|| Print ||
|Articles - March 2011|
|Wednesday, March 02, 2011|
Page 2 of 4
There is only one state bank in the nation, the Bank of North Dakota. It was established in 1919 to give farmers more control and greater access to capital. Ninety-two years later it has evolved into a 170-employee institution with $4.2 billion in assets and an impressive record of performance. “We’ve had record profits for seven years in a row,” says bank president Eric Hardmeyer.
Hardmeyer has run the bank for the past 10 years. As an indication of the importance of his role, his predecessor John Hoeven left to become first governor and later U.S. Senator.
Hardmeyer explains that the Bank of North Dakota is funded through captive deposits. All taxes and fees collected by state government funnel through the treasury into the state bank, rather than going out to bid with private banks. The state bank uses that money to fund state services and manage a $2.8 billion loan portfolio, partnering with community banks in the private sector to boost agriculture and small business.
If that sounds like socialism, well, it kind of is. And it has worked. North Dakota has the lowest unemployment rate in the nation. Property values did not fall there during the housing crash. The bank transferred $340 million back to the state in dividends over the past dozen years, but has not contributed any money for the current biennium because, amazingly, it is not needed. While Oregon and other states are struggling with billions of dollars in shortfalls, North Dakota enjoys a budget surplus.
Hardmeyer is quick to clarify that he doesn’t recommend that other states try to replicate his bank’s model. Asked what advice he has to offer to states considering it, he says: “You’d better staff it with bankers, not economic development folks. Or else you will have a very expensive, short-lived experiment… The other issue is to make sure you aren’t competing with the private sector.”
Linda Navarro, CEO of the Oregon Bankers Association, says the Bank of North Dakota resulted from a “quirk of history” that has little to do with modern realities. “For most community banks, the crux of their business is commercial lending,” she says. “They are looking for good business loans to make… They just need to make sure the loans can be repaid.”
Bill Humphreys, CEO of Corvallis-based Citizens Bank, says he has studied the North Dakota model and concluded that a state bank would be against the interests of the state and taxpayers. “I don’t see how a state-owned bank could enter the marketplace and all of a sudden start making loans that aren’t being made now,” he says. “Unless they decide they’re going to take on greater levels of risk.”
Humphreys and other bankers point out that one driving reason behind the financial meltdown was loose, easy credit without proper collateral. A state-run bank committed to lending to businesses would “share the consequences of higher risk with the taxpayers,” Humphreys says. “This is not a good time to do this. If you look at the state as a business, they are in such a deficit position that they have no business investing in anything.”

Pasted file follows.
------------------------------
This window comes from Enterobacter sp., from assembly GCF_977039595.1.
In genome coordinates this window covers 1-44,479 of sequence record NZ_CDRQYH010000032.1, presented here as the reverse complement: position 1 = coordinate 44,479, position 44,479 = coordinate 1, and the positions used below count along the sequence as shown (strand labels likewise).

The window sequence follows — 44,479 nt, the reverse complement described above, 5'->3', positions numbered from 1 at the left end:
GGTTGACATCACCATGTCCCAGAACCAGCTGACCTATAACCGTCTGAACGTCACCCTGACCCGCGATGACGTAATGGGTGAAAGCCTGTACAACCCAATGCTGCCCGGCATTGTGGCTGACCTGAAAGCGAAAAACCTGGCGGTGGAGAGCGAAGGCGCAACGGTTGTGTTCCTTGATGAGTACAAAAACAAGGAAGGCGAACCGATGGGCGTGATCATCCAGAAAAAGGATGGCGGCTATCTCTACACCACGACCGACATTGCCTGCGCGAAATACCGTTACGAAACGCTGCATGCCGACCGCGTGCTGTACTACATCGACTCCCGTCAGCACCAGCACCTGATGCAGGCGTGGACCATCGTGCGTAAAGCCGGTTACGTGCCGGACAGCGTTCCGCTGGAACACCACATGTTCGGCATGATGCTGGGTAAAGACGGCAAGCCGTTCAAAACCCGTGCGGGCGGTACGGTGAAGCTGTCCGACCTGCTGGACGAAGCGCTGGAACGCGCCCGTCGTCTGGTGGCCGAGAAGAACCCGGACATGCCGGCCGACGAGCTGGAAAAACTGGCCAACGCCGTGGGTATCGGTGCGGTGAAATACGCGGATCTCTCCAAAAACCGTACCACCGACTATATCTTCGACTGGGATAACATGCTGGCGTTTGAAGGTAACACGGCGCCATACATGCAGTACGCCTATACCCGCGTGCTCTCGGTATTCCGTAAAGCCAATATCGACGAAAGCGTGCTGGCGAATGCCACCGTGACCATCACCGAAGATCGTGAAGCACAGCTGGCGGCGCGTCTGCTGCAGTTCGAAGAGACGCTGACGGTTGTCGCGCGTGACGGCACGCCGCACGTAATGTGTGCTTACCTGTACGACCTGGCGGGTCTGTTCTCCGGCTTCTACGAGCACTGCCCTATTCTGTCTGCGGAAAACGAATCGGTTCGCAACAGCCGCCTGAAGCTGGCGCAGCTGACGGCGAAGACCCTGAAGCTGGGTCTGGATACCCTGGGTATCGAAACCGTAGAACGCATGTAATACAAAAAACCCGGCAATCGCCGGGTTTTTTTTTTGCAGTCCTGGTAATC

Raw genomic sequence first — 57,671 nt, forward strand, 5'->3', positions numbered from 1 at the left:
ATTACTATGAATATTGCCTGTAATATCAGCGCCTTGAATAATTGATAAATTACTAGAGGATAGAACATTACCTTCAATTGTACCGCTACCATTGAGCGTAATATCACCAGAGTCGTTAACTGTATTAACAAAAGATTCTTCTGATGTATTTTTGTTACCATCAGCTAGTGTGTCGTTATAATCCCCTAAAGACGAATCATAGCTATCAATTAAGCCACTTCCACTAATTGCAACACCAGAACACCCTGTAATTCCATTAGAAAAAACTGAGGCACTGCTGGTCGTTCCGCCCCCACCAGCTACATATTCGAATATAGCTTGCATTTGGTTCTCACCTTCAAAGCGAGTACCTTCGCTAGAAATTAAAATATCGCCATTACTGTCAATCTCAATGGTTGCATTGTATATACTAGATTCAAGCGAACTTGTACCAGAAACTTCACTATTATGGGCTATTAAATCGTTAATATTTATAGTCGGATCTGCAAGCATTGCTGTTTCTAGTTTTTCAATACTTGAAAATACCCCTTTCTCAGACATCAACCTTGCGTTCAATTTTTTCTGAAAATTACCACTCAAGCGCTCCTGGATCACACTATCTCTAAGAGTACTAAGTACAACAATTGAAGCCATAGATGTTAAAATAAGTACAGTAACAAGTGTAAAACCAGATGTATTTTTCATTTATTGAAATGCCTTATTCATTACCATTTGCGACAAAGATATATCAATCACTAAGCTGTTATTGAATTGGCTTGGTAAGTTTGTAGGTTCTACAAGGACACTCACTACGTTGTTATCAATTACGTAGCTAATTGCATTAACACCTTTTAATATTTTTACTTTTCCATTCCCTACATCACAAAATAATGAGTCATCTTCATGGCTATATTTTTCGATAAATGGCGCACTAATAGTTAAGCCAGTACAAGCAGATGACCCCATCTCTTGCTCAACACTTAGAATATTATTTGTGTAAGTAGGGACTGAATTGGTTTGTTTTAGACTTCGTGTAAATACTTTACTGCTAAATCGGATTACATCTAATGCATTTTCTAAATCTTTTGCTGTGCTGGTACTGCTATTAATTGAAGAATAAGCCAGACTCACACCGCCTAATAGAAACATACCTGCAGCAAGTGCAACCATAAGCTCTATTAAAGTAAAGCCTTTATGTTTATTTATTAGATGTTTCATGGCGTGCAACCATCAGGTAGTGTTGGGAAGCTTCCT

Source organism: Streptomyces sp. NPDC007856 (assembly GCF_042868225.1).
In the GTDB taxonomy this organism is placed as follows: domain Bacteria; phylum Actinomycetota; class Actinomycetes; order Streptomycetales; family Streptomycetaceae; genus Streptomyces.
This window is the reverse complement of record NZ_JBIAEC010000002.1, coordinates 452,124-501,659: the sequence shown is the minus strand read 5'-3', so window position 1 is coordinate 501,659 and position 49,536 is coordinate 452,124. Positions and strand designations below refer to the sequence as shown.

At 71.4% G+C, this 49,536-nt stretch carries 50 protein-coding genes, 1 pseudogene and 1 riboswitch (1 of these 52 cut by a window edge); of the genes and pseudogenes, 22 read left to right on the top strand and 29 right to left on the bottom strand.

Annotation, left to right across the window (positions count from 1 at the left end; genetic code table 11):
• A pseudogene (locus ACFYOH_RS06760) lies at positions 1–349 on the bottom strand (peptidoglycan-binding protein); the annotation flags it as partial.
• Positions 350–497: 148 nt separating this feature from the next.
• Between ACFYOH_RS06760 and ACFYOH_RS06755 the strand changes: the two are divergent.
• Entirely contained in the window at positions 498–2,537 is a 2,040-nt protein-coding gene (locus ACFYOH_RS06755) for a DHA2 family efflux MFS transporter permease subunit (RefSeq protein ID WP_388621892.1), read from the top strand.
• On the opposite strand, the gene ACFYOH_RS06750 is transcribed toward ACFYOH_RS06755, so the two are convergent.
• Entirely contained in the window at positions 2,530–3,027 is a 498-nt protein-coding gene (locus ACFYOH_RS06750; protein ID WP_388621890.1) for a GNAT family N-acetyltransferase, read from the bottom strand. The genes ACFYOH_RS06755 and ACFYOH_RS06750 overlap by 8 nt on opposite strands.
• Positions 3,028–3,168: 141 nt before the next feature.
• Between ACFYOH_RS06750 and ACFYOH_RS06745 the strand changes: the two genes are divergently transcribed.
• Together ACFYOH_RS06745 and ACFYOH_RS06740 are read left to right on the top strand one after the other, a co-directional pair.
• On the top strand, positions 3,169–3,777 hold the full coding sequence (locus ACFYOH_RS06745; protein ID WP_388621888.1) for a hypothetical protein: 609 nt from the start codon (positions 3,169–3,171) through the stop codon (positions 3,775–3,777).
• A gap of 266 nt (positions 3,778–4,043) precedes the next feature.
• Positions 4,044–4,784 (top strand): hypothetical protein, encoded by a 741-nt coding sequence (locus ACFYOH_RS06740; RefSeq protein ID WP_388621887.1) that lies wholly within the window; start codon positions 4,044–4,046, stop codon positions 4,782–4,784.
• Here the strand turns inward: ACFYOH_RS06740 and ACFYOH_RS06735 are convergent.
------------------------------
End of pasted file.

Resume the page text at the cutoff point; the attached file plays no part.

Thursday, July 09, 2015
The sweltering weather didn't keep the crowds away. Although the numbers were down slightly from last year, the Oregon Food Bank raised $850,636 to fight hunger. About 80,000 people attended despite temperatures in the upper 90s.
Thursday, August 13, 2015
BY JACOB PALMER | DIGITAL NEWS EDITOR
Portland-based startup ImpactFlow recently announced a $5.7 million funding round. CEO and co-founder Tyler Foreman talks about matching businesses with nonprofits, his time at Intel and the changing face of philanthropy.
Friday, August 21, 2015
Renee Spears, founder and owner of Portland-based Rose City Mortgage, is hot to trot to sell pot.
Wednesday, August 19, 2015
BY AMY MILSHTEIN
Training, from the mundane to the sublime, bolsters companies and workers in an uncertain world.
Wednesday, August 19, 2015
BY GINA BINOLE
Screening for “culture fit” has become an essential part of the hiring process. But do like-minded employees actually build strong companies — or merely breed consensus culture?
Wednesday, August 19, 2015
BY GARY THILL | PHOTOS BY JASON E. KAPLAN
A storied institution climbs down from the ivory tower.
Friday, July 10, 2015
BY GREGG MORRIS
Rita Hansen aims to scale natural gas vehicle innovation.
|Child care challenge|
|Is there life beyond Reed?|
|Back to School|
|Umatilla targets homeless camps|
|Obama has votes for Iran deal|
|A Bouquet of Beer in Bend|
|Obama aims to restore rights for workers|
|Apple's next new product event: Sept. 9|
|Washington meat producer recalls pork|
|Ninkasi grows to NY|
Yesterday, a divided National Labor Relations Board dropped another hammer on the employer community. In a long-awaited and much debated move, the Board jettisoned the decades old standard for determining when two independent businesses should be considered joint employers of an individual worker for collective bargaining purposes.
Transforming the culture of Oregon’s educational leadership.
The Board dismissed a petition related to efforts to unionize the Northwestern University football team.
The Oregon Entrepreneurs Network (OEN) is pleased to announce 16 finalists — from over 60 nominees — for the 2015 OEN Tom Holce Entrepreneurship Awards.
Oregon Sick Leave is here, and changes to the federal white-collar worker regulations are on the way. This workshop will prepare you for both. We invite you to participate in an interactive discussion on how to start planning now for the future impact on your operations and finances.
Presented by OEN + CENTRL + YESpdx.